Dial indicators have a lower resolution than the test indicator. Normally, the range can be from 0.001″ to 0.0005″. But people seemingly tend to use the 0.001″ resolution. Since the accuracy is usually equal to the resolution value, therefore the accuracy is also lower than the test indicator. Currently, on the market, you can find them with 0.0001″ resolution as well such as Mitutoyo 2358S-10.
Test indicator has slightly a higher resolution and accuracy. As we observe on the market these days, the resolution range is from 0.001″ to 0.0001″. But people seem to use the 0.0005″ resolution models frequently. You can check on several places such as forums. Most measuring tools have an accuracy value equal to the resolution, thus the test indicator accuracy is slightly better than the dial indicators.
7. Measurement Type
When it comes to measuring, the dial indicator excels in repetitive and comparative measurements. While the test indicator excels in a consistency measurement.
8. Size and Structure
In terms of size, dial Indicators are normally larger. According to their structure, dial indicators are heavier than the test indicator. Let’s see an example of a Mitutoyo company product. We took the Mitutoyo dial indicator series 2 to observe the general structure and size of it. This model is around 113 mm of height and 38 mm of width.
Test indicators are normally smaller in size. They are not as heavy as dial indicators. Let’s see an example of Mitutoyo company products. We took a Mitutoyo test indicator series 513 to observe the general structure and size of it. This test indicator is around 90 mm of the length and 13mm of the height.
Dial indicators have a larger dial face diameter than the test indicator. Due to its bigger size, this indicator is more clearly visible than the test indicator.
Test indicators have a comparatively smaller dial face diameter due to their smaller dimension. So, the visibility is not as good as the dial indicator.
10. Amount of Scale
Dial indicator has an outer and an inner scale. That means there are at least two scales. While the test indicator can vary. Some have 1 scale only, while the others can provide two dial scales. The two dial scales are those that possess a measuring range equal to its two pointer revolutions.
11. Way to Mount
Dial indicator has an ear plug at the back body where the stand can be mounted. The most highlighted thing about this earplug is its hole. When buying a dial indicator, you need to consider the diameter of that hole whether it suits your (magnetic) base or not. This earplug is commonly screwed. You can remove it when needed.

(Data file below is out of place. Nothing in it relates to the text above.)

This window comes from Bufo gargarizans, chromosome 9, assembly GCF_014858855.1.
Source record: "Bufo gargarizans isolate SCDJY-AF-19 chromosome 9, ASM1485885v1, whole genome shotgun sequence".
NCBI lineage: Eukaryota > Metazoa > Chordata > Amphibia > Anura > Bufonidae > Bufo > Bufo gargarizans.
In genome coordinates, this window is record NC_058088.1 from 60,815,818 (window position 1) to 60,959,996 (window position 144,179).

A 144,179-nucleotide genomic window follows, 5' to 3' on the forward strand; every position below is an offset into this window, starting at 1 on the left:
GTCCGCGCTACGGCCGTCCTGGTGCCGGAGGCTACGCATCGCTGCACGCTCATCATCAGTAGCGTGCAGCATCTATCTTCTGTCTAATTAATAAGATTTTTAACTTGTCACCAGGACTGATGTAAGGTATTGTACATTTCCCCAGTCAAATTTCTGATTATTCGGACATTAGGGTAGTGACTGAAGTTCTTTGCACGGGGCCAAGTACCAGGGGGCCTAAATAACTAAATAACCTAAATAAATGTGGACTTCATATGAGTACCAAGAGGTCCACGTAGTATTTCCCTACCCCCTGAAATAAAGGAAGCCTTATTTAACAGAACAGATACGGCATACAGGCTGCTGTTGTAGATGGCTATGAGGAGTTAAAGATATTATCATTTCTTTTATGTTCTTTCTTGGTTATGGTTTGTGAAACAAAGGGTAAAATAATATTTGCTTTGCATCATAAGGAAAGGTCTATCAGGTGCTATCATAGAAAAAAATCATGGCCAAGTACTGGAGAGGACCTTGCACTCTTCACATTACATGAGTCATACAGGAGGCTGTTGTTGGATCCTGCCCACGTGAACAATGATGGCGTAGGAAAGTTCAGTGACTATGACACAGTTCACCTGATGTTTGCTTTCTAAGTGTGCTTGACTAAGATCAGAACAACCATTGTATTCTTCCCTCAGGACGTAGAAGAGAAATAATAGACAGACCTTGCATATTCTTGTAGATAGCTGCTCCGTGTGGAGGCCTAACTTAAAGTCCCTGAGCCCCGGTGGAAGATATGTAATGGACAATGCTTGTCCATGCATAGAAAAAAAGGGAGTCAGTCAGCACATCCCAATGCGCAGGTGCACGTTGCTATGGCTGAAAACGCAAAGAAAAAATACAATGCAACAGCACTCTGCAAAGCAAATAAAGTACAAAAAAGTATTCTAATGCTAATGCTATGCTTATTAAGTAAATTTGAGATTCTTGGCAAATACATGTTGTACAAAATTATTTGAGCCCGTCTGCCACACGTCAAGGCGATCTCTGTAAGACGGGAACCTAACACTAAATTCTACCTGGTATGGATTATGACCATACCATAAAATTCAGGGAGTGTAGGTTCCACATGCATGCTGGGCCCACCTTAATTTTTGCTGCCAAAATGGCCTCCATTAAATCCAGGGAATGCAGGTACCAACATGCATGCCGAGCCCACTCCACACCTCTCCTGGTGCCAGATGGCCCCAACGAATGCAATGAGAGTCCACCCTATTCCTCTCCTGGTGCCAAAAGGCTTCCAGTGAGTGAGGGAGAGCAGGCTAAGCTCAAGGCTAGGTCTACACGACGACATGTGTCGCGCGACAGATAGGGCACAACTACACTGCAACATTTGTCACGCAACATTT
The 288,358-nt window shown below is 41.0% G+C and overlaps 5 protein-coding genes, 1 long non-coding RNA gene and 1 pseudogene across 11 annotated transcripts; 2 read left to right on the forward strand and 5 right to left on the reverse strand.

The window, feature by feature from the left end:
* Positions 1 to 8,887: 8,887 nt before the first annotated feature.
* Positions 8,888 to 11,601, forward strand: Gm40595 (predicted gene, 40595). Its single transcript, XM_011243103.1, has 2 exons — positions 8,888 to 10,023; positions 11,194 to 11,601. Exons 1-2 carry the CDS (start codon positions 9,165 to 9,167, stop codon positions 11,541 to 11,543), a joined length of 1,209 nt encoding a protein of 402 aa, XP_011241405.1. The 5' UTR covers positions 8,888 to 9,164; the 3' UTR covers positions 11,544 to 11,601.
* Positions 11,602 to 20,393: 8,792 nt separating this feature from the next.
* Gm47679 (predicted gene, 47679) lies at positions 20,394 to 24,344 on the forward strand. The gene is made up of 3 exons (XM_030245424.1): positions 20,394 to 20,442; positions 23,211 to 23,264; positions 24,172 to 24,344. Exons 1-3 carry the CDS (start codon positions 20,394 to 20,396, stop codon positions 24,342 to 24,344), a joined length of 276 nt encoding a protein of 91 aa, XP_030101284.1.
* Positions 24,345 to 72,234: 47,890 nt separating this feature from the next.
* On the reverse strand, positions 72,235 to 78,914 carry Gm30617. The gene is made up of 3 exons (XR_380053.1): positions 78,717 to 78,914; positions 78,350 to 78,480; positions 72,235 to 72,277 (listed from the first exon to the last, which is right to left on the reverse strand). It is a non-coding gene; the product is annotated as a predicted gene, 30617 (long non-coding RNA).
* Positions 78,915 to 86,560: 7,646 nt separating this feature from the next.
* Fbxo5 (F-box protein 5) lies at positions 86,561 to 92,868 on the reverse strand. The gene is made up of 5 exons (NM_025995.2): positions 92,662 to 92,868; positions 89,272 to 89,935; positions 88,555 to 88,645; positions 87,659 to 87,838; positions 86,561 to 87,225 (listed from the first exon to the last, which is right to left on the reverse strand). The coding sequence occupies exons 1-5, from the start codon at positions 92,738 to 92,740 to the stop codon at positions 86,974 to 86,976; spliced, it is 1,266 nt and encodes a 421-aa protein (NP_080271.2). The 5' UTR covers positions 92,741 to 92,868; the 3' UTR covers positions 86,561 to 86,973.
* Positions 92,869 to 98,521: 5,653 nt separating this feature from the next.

Some models come with a magnetic back. The dial indicator can stick into the magnetic part of your lathe or mill instead of using the stand. The stem is another part of the dial indicator where the stand can mount onto.
In contrast, the test indicator has no hole. It only stems where the stand can be mounted to. Some indicators only provide dovetail rails where the stems stick onto, and then the stem mounts to the stand.
Dial Indicator & Test Indicator: Similarities
Dial indicators and test indicators have few similarities in them. The following listed points are the similarities that can be found in both of them.
- They magnify a small distance into a sufficient distance which is easy to read by eyes.
- Having bearings.
- Both the dial Indicator and the test indicator can be used in measuring geometrical tolerance.
- They can be used in different tolerance factors such as run-out, total run-out, cylindricity, perpendicularity, flatness, roundness, straightness, etc.
- Both of the products can be delivered with a strong base stand.
Overall, we hope that you could easily learn the differences between dial indicator vs test indicator through this page. If you think the explanation is too long, you may want to see the simpler explanation through the following list.
- Plunger contact type
- Repetitive and comparative
- Vertical contact point position to the surface
- Longer travel range (several revolutions) typically 1″
- Lower resolution 0.001″ (typical resolution)
- Able to measure the depth.
- Excels for consistency measurements
- Horizontal contact point position to the surface
- Shorter travel range (1 or 2 revolutions) typically 0.03″
- Higher-resolution but short measurement range 0.0005″
- Not able to measure the depth.
Other posts under the category “Dial Indicator”:
- What is Dial Indicator? – These are the Measurements that Dial Indicator Handles
- Dial Indicator Body Parts: Internal and External Parts
- Types of Dial Indicator: According to These 3 Factors
- Dial Indicator Vs. Test Indicator: the Plunger and the Lever Models
- How to Use Dial Indicator
- What is Cosine Error? – How Far Its Impact on the Measurement Accuracy of A Dial Indicator
- How to Read Dial Indicator: Reading the .001″ and .0005″ Resolution
- Dial Indicator Calibration: How to Calibrate the Dial Indicator
- Best Dial Indicator Reviews: Top 10 Products
- Best Test Indicator Reviews: Top 10 Products
- Best Dial Bore Gauge Reviews
- Best Digital Indicator Reviews